Surge in walkers during lockdown gives cobblers an unexpected boon

‘The stilettos have gone. No one’s going out partying but I’m repairing a lot of walking shoes and hill walking boots.’

Isaac Jackman runs a shoe repair shop on Dublin’s 41 Charlemont Street, what’s keeping him going is a spike in trekking and outdoor shoewear repairs. Photograph: Nick Bradshaw

Isaac Jackman runs a shoe repair shop on Dublin’s 41 Charlemont Street, what’s keeping him going is a spike in trekking and outdoor shoewear repairs. Photograph: Nick Bradshaw

 

A surge in the number of people getting walking shoes and sports trainers repaired as hundreds of thousands get out for the evening walk during lockdown is staving off near certain collapse for many of the State’s cobblers.

Isaac Jackman, who has been fixing footwear on Dublin’s Charlemont Street for 30 years in a shop opened by his father Sean Jackman Snr in the 1950s, is swapping Manolos for Meindls, Barkers for Brashers and Loakes for Loewes.

“Most of my business was in fashion and formal footwear. That is basically gone, it’s just been wiped out,” he says. “People aren’t going to weddings, christenings, shows or other events. So all that all has a knock on effect on me.”

The one element of his business that is keeping him at his bench – albeit at drastically reduced hours – is a 25 per cent spike in requests for trail, walking and running shoe repairs: “If we didn’t have it, I’d say we’d be closed,” he says.

And they can be repaired, even Nike or other branded trainers that are often seen by their owners as unrepairable and get thrown out after the soles begin to wear down.

The environmental cost of not repairing shoes is staggering. Nearly 70 million pairs of shoes were made each day during 2018, according to Tansy Hoskins, author of Footwork – What Your Shoes Are Doing To The World.

Ninety per cent of everything made is never repaired and ends up in landfill: “We cannot afford to clog up the Earth with old shoes made from synthetic parts,” she says.

Globally, 300 million pairs of running shoes end up in landfill each year, and this is believed to be a conservative estimate, while the ethylene vinyl acetate mid-soles can last for as long as 1,000 years.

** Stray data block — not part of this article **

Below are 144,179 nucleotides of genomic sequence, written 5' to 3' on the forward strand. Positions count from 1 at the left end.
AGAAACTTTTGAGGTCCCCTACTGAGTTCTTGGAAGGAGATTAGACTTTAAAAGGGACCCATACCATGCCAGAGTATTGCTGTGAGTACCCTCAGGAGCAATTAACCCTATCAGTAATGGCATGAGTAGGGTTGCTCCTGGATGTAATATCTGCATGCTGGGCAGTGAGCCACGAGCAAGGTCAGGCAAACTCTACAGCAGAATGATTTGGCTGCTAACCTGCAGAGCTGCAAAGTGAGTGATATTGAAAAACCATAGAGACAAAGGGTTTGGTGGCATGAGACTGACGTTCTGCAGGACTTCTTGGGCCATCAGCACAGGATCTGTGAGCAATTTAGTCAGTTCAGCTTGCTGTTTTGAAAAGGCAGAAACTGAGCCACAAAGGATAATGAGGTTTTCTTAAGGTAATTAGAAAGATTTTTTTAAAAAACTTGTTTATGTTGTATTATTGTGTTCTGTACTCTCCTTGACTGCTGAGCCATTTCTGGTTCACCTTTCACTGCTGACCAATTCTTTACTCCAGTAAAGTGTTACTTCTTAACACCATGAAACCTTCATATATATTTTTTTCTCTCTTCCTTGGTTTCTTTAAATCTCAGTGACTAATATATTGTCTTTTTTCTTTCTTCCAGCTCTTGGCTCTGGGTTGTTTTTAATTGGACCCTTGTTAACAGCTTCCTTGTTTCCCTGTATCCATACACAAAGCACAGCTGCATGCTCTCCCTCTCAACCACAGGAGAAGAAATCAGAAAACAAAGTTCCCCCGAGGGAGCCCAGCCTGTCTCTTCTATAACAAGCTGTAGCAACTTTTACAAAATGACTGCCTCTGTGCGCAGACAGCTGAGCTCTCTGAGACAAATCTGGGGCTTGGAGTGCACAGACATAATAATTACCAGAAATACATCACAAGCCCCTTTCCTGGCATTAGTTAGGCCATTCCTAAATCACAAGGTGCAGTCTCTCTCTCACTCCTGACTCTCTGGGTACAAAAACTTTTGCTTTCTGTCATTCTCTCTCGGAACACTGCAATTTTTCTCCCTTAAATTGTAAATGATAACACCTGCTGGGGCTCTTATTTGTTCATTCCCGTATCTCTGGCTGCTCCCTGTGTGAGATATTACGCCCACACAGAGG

The State’s environmental watchdog, the Environmental Protection Agency (EPA), says it doesn’t know how many shoes and boots end up in the five domestic waste landfill sites and two domestic waste incinerators that it licenses.

But research by Shahin Rahimifard, professor of sustainable engineering at Loughborough University, published in the Journal of Engineering Manufacture, says most shoes which are thrown out end up in landfill.

People traditionally thought these were disposable items and when they came to the end of their life, they should be thrown out

Generally, only 50 per cent are biodegradable and dumping in landfill sites “can result in serious environmental pollution of groundwater and rivers, caused by landfill leachate (the liquid produced from the decomposition of waste within the landfill),” according to the study.

About seven in every 10 pairs of shoes coming to Jackman now – mainly by post from all around the country as well as customers living within 5km who have to make an appointment – are walking or leisure footwear. In normal times, it would have been two in 10.

“People have more leisure time, more time to exercise, more people are out walking. And, yes, there is an increasing realisation that these footwear can be actually repaired,” Jackman tells The Irish Times.

Jackman uses Vibram products, the Italian rubber solemaker to give running shoes a new lease of life, often for little more than €55 a pair. Depending on the running shoe, there can be a slight reduction in flexibility, but few notice.